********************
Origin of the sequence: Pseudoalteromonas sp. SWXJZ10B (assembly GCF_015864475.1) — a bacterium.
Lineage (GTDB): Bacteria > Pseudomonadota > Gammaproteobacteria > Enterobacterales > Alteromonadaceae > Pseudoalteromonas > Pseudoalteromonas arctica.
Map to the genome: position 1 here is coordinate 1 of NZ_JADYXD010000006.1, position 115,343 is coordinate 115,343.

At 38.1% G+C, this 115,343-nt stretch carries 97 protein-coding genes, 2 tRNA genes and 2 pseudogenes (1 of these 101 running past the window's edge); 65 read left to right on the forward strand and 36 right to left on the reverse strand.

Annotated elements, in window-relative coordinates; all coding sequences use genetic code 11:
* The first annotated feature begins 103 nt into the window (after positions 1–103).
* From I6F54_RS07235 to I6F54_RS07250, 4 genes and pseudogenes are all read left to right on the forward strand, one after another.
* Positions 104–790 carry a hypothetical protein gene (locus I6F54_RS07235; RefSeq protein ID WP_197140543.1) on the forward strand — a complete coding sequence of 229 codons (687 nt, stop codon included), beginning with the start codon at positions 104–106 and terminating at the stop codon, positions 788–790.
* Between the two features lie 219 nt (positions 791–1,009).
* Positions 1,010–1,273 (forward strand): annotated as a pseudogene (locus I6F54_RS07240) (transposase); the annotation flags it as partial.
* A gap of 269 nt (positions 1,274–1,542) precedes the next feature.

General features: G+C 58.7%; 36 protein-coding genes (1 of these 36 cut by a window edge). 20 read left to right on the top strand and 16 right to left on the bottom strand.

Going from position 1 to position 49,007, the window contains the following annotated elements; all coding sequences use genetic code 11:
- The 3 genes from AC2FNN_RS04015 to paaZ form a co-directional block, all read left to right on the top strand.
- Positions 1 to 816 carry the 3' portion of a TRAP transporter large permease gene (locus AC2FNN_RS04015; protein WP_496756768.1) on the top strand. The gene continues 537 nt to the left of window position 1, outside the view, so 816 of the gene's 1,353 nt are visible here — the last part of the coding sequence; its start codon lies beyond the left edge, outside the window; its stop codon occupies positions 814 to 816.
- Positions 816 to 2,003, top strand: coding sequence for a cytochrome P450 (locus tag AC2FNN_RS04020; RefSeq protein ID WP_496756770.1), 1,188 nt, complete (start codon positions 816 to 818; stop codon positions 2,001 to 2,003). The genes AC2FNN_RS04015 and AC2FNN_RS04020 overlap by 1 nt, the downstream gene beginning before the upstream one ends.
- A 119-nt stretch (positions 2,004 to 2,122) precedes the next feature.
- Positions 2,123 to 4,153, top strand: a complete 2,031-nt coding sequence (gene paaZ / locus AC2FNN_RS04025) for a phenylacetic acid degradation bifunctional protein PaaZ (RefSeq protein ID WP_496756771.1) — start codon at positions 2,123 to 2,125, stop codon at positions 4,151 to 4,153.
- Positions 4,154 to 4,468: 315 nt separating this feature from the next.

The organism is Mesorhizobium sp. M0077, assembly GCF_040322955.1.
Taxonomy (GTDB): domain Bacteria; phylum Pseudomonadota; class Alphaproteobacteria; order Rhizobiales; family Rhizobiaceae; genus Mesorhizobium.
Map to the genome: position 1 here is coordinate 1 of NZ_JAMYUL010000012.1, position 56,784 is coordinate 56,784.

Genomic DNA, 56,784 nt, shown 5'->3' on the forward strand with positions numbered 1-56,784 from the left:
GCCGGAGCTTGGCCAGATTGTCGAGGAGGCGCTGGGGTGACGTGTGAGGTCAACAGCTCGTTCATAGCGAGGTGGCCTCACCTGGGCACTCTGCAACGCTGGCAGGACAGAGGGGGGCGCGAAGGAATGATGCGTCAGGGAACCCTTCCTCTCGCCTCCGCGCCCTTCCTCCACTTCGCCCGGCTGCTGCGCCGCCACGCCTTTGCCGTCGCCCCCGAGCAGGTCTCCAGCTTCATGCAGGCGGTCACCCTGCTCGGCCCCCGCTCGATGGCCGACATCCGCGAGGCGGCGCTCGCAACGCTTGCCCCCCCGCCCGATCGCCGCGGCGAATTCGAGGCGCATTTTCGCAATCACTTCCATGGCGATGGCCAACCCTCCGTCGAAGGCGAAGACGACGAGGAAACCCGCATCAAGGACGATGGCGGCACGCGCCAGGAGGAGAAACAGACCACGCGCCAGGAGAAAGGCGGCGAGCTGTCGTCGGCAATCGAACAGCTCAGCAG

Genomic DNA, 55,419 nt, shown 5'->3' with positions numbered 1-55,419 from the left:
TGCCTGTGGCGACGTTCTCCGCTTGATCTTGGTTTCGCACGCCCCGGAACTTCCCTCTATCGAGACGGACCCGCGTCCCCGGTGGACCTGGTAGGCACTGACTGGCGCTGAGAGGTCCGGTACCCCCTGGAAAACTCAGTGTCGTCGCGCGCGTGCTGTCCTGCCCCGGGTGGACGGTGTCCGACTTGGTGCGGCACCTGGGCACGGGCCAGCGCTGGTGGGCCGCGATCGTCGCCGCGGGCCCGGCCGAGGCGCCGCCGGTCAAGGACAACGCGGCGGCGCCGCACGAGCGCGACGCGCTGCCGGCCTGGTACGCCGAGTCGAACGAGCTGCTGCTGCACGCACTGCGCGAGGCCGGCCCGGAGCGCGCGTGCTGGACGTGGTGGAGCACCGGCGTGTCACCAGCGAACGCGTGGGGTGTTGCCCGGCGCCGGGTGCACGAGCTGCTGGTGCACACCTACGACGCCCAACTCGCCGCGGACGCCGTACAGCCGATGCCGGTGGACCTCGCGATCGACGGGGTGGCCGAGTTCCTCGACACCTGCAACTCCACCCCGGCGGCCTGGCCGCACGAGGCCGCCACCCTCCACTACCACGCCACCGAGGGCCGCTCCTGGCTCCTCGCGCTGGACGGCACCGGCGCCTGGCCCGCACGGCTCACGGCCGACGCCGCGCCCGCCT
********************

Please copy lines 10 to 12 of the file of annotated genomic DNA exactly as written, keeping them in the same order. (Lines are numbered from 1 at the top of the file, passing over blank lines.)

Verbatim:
* Positions 1,010–1,273 (forward strand): annotated as a pseudogene (locus I6F54_RS07240) (transposase); the annotation flags it as partial.
* A gap of 269 nt (positions 1,274–1,542) precedes the next feature.

General features: G+C 58.7%; 36 protein-coding genes (1 of these 36 cut by a window edge). 20 read left to right on the top strand and 16 right to left on the bottom strand.